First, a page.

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Cyber wars: Can India stand up to the China threat?

by Seema Sirohi  Oct 15, 2012 09:54 IST

#China   #Cyberwars   #HowThisWorks   #Huawei   #ZTE Corporation  

Washington: Senior US officials raised two alarms this week related to cyber warfare – one was about the possibility of a “cyber-Pearl Harbour” against America and the other about keeping Chinese telecom giants, Huawei and ZTE, out on national security grounds.

Both warnings are equally applicable to India given the rampant hacking of government computers traced in many cases to China and the rise of Huawei as a player in the Indian market. The company has already established itself in Bangladesh, Nepal and Sri Lanka.

But Washington is not putting out the welcome mat just yet. The intelligence committee of the US House of Representatives completed an 11-month investigation into the activities of Huawei and ZTE following many allegations of wrongdoing. Its report released on 8 October recommended that the US government and businesses stay away from equipment made by the two Chinese firms at least for sensitive work. The panel also asked the government to block mergers of US companies with the two Chinese firms.

The intelligence committee received “numerous allegations” from US companies that used Huawei equipment about data moving to computers in China. For example, a router would suddenly come alive in the middle of the night to do transfers to “home” computers. Why Huawei equipment would indulge in such spontaneous sharing with computers in China was never answered satisfactorily for the investigators.

Huawei chose not to come clean on its exact relationship with the Chinese government — apparently there is a communist party office in the Huawei headquarters in Shenzhen. Who are its shareholders? How will it act when under Chinese law, the Chinese government asks to use its equipment?

Representational Image. Reuters

Huawei was founded by an engineer who earlier worked for the People’s Liberation Army and is believed to still be close to the authorities. Since opacity is China’s second name, the US has chosen to err on the side of caution.

India should also weigh the idea of opening up to Huawei. Its aggressive and attractive under pricing should be measured against the risk of handing over the telecom backbone to a company, which may have the power to cripple systems at the drop of a virus.

Equally significant was Defense Secretary Leon Panetta’s warning about the growing dangers in cyberspace. In a major speech last Thursday, he talked of “foreign cyber-actors probing America’s critical infrastructure networks” and targeting computer control systems. In many cases, the intruders have successfully gained access and could possibly attack the systems to cause panic and death.

A future nightmare scenario could be disabling of trains, financial networks and water supply in combination with a physical attack. “The collective result could be a cyber-Pearl Harbour, an attack that would cause physical destruction and loss of life…and create a profound new sense of vulnerability,” Panetta said.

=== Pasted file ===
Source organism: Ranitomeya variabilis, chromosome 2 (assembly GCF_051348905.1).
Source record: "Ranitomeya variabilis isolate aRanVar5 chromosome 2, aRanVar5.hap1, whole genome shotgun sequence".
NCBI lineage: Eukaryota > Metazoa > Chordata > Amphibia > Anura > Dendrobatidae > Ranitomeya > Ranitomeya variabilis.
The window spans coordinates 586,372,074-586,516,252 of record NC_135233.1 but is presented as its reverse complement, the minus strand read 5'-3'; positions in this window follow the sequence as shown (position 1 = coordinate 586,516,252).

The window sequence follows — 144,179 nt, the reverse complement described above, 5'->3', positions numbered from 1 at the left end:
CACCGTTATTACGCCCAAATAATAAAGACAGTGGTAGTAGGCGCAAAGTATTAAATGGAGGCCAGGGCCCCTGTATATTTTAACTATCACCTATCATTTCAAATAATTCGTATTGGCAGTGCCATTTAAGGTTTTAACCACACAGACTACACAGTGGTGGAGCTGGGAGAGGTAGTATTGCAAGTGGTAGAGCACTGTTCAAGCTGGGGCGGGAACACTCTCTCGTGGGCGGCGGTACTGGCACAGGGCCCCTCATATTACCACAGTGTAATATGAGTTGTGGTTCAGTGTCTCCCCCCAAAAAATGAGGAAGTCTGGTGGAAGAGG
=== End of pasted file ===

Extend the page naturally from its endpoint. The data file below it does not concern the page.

It may sound like hyperbole but he cited the cyber invasion of Aramco, the Saudi Arabian state oil company, and Ras Gas of Qatar this summer as real life examples. A virus called “Shamoon” permanently disabled more than 30,000 Aramco computers. Or “killed” them in other words. A picture of a burning US flag replaced the files and labeled everything “Garbage.”

Some experts say it was Iran’s revenge for Stuxnet, a virus that the US and Israel apparently had unleashed at the Iranian nuclear site in Natanz. It came to light in 2010 when it leaked out and affected computers in many countries, including India. An estimated 80,000 Indian computers had been infected.

Stuxnet was followed by another devastating virus called Flame, which also created havoc in Iran’s government agencies.

It is a bit rich for the US to raise the pitch on cyber warfare, having used a virus to send Iranian centrifuges out of control. But be that as it may, the larger point about preparedness is valid.

Cyber warfare is already a reality with Russia, the US, China and an increasingly Iran raising digital warriors in the thousands. According to cyber security experts, China has a 30,000-strong cyber army with another 150,000 hackers who serve as a support group. Russia is said to have 7,000 cyber warriors.

The US created a Cyber Command in 2010, which is expected to be elevated to a fully unified command. Washington has set aside nearly $3 billion in the 2013 defense budget for cyber security operations. The “rules of engagement” are being finalised under which the Pentagon would be able to “defend” the private sector against an attack that may result in physical destruction.

Cyber security experts have warned that Stuxnet could be harnessed by independent troublemakers since it has spread so widely. And there are other cyber weapons. A major reason behind Panetta’s comments on cyber security was to send a signal that the US has both offensive and defensive capabilities.

A logical question: how secure are India’s cyber borders? Has the National Technical Research Organisation (NTRO) kept up with the threat and prepared a response?

Experts rate India’s cyber security poorly, especially those who have worked with the government to raise awareness. It seems even ordinary cyber attacks can succeed easily.

On the 50th anniversary of the Chinese attack, which caught India unprepared on its physical borders, it may be worth pondering if New Delhi will be found napping again. This time in cyberspace.

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